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Colugo (Flying Lemur) Cynocephalus variegates

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When I came home in the late afternoon, my son Giddie handed me a towel with a strange little animal sleeping inside. Inactivity is a bad sign and this didn't look good, unless the animal is nocturnal.

The optimist in me said just keep it in the towel, put it in a basket in a quiet place and check again after dark. I cleaned out a wicker basket, put the colugo inside, and placed the works on top of a large dresser. Then I went back to the computer.

Amporn came home and took a nap that lasted until after dark. Suddenly she ran out of the bedroom, yelling "Something's in there" again and again. I laughed; the animal was nocturnal and healthy.

First cataloged in 1799, the Colugo is not really a lemur, but one of two species in the Dermoptera, or "skin-wing" family. C. variegates is the Malay Peninsula specie, while C. volans is the Philippine colugo.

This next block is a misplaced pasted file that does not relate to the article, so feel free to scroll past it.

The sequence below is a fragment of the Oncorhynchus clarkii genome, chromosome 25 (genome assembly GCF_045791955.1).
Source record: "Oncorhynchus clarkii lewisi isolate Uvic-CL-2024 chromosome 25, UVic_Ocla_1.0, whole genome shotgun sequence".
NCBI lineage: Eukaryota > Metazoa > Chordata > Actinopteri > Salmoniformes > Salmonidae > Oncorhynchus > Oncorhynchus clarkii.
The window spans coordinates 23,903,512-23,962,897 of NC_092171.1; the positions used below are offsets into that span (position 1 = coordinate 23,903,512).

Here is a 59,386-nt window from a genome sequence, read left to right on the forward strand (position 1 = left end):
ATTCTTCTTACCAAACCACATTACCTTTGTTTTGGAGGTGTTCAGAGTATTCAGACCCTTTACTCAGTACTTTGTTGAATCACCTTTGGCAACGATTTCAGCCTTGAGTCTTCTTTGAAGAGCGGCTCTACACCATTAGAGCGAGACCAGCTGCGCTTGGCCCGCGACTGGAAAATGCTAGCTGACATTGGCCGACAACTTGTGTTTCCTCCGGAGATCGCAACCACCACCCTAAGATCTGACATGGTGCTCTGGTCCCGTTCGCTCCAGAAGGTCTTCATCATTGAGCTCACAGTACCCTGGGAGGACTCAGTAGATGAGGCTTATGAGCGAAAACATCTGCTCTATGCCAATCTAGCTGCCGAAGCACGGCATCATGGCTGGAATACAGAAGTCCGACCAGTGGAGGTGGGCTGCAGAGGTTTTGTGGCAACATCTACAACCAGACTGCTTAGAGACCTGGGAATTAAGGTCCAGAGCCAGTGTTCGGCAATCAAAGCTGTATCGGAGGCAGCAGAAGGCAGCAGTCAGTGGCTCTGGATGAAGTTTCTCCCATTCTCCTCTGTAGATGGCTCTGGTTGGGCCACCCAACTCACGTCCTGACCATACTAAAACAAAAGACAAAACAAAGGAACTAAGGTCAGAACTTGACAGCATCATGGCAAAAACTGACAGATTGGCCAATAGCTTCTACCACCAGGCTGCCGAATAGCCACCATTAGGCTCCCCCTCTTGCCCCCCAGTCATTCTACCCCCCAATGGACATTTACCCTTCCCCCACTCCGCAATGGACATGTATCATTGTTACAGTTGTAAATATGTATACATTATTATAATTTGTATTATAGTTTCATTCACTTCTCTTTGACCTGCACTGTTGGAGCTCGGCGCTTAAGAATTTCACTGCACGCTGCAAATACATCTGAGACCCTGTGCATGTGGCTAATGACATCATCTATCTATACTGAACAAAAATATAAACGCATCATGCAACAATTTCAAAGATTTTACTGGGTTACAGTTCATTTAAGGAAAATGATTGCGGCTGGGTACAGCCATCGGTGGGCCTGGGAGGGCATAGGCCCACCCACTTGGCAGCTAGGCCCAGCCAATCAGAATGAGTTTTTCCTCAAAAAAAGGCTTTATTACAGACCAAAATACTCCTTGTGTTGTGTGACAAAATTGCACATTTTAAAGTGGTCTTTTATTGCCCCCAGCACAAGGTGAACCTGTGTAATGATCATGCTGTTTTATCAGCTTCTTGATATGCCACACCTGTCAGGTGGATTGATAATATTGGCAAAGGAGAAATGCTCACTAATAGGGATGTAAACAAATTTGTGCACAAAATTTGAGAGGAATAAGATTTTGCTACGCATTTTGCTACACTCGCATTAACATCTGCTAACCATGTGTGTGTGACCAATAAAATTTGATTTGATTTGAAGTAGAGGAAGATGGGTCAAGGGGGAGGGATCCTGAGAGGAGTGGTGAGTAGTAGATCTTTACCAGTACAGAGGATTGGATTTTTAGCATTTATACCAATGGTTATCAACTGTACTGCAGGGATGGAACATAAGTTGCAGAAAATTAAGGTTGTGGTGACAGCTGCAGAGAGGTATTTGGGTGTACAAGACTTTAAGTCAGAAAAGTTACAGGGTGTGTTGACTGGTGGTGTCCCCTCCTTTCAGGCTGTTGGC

With only two species in the same family, Colugo serve as evidence of Sunda Shelf biodiversity allowing the family to migrate from Phuket to the Philippines when seas retreated 120 meters only 18,000 years ago.

As expected, colugos spend their lives in trees, eating their own special variety according to the local mix.

Take colugo away from their local habitat and they don't do well. The longest one lived in captivity was 15 weeks, so a rehabbers job is to get the animal back into nature as soon as possible.

Only problem was a stranger dropped off the colugo at my house and left it with my son Giddie without saying where they found it, a serious matter if this is an infant that fell from a tree. In "nutrition" cases, the rehab issue becomes how much strength the animal loses before it is healthy enough to release?

When I researched the Colugo and realized its delicate diet, I knew I had to get it back home immediately. Every day in captivity is a day of energy loss, a serious matter. The question became "Where was home" and "How old is this animal?" Is this a baby, or a full grown adult?

Since the colugo was dropped off at my house, I guessed it was from near my home, and it appeared to be juvenile.

I thought about it for six hours, took these shots along the way, and in the wee morning hours dropped the colugo on a banana tree up the slope, hoping the colugo would get a bite to eat, find its family, and fly home. The odds were small, but the only hope the delicate diet colugo had.

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